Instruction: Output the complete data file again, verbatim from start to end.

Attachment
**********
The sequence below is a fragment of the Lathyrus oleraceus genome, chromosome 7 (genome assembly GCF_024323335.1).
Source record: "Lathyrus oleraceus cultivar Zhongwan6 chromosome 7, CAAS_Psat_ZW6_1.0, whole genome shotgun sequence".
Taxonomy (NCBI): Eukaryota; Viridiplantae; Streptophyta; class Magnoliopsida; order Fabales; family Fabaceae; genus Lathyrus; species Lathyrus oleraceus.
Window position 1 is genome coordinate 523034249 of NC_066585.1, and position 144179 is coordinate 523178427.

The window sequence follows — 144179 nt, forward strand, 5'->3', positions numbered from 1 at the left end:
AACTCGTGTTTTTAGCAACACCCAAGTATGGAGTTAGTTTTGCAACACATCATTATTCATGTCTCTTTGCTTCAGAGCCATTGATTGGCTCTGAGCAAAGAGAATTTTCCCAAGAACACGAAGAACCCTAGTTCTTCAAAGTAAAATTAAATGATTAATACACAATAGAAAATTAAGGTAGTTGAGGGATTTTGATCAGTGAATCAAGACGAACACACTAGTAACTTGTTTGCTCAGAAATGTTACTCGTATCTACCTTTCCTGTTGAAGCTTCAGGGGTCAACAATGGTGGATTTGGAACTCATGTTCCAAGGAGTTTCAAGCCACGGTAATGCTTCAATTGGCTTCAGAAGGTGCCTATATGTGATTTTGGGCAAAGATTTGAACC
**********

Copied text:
The sequence below is a fragment of the Lathyrus oleraceus genome, chromosome 7 (genome assembly GCF_024323335.1).
Source record: "Lathyrus oleraceus cultivar Zhongwan6 chromosome 7, CAAS_Psat_ZW6_1.0, whole genome shotgun sequence".
Taxonomy (NCBI): Eukaryota; Viridiplantae; Streptophyta; class Magnoliopsida; order Fabales; family Fabaceae; genus Lathyrus; species Lathyrus oleraceus.
Window position 1 is genome coordinate 523034249 of NC_066585.1, and position 144179 is coordinate 523178427.

The window sequence follows — 144179 nt, forward strand, 5'->3', positions numbered from 1 at the left end:
AACTCGTGTTTTTAGCAACACCCAAGTATGGAGTTAGTTTTGCAACACATCATTATTCATGTCTCTTTGCTTCAGAGCCATTGATTGGCTCTGAGCAAAGAGAATTTTCCCAAGAACACGAAGAACCCTAGTTCTTCAAAGTAAAATTAAATGATTAATACACAATAGAAAATTAAGGTAGTTGAGGGATTTTGATCAGTGAATCAAGACGAACACACTAGTAACTTGTTTGCTCAGAAATGTTACTCGTATCTACCTTTCCTGTTGAAGCTTCAGGGGTCAACAATGGTGGATTTGGAACTCATGTTCCAAGGAGTTTCAAGCCACGGTAATGCTTCAATTGGCTTCAGAAGGTGCCTATATGTGATTTTGGGCAAAGATTTGAACC